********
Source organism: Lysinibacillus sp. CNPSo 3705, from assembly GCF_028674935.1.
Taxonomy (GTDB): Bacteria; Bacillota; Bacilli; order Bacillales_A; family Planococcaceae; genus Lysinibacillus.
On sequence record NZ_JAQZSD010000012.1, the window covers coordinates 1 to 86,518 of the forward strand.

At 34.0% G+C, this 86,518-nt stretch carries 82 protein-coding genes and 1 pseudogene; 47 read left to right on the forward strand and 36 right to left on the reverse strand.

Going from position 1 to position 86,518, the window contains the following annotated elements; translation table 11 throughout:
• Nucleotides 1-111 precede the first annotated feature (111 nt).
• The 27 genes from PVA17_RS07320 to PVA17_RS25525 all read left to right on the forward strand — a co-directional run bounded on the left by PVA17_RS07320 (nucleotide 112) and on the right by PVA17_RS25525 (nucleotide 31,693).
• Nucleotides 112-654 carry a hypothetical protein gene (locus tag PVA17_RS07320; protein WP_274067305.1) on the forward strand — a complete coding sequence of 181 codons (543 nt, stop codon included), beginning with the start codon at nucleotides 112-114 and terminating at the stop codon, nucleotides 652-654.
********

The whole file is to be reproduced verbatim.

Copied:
Source organism: Lysinibacillus sp. CNPSo 3705, from assembly GCF_028674935.1.
Taxonomy (GTDB): Bacteria; Bacillota; Bacilli; order Bacillales_A; family Planococcaceae; genus Lysinibacillus.
On sequence record NZ_JAQZSD010000012.1, the window covers coordinates 1 to 86,518 of the forward strand.

At 34.0% G+C, this 86,518-nt stretch carries 82 protein-coding genes and 1 pseudogene; 47 read left to right on the forward strand and 36 right to left on the reverse strand.

Going from position 1 to position 86,518, the window contains the following annotated elements; translation table 11 throughout:
• Nucleotides 1-111 precede the first annotated feature (111 nt).
• The 27 genes from PVA17_RS07320 to PVA17_RS25525 all read left to right on the forward strand — a co-directional run bounded on the left by PVA17_RS07320 (nucleotide 112) and on the right by PVA17_RS25525 (nucleotide 31,693).
• Nucleotides 112-654 carry a hypothetical protein gene (locus tag PVA17_RS07320; protein WP_274067305.1) on the forward strand — a complete coding sequence of 181 codons (543 nt, stop codon included), beginning with the start codon at nucleotides 112-114 and terminating at the stop codon, nucleotides 652-654.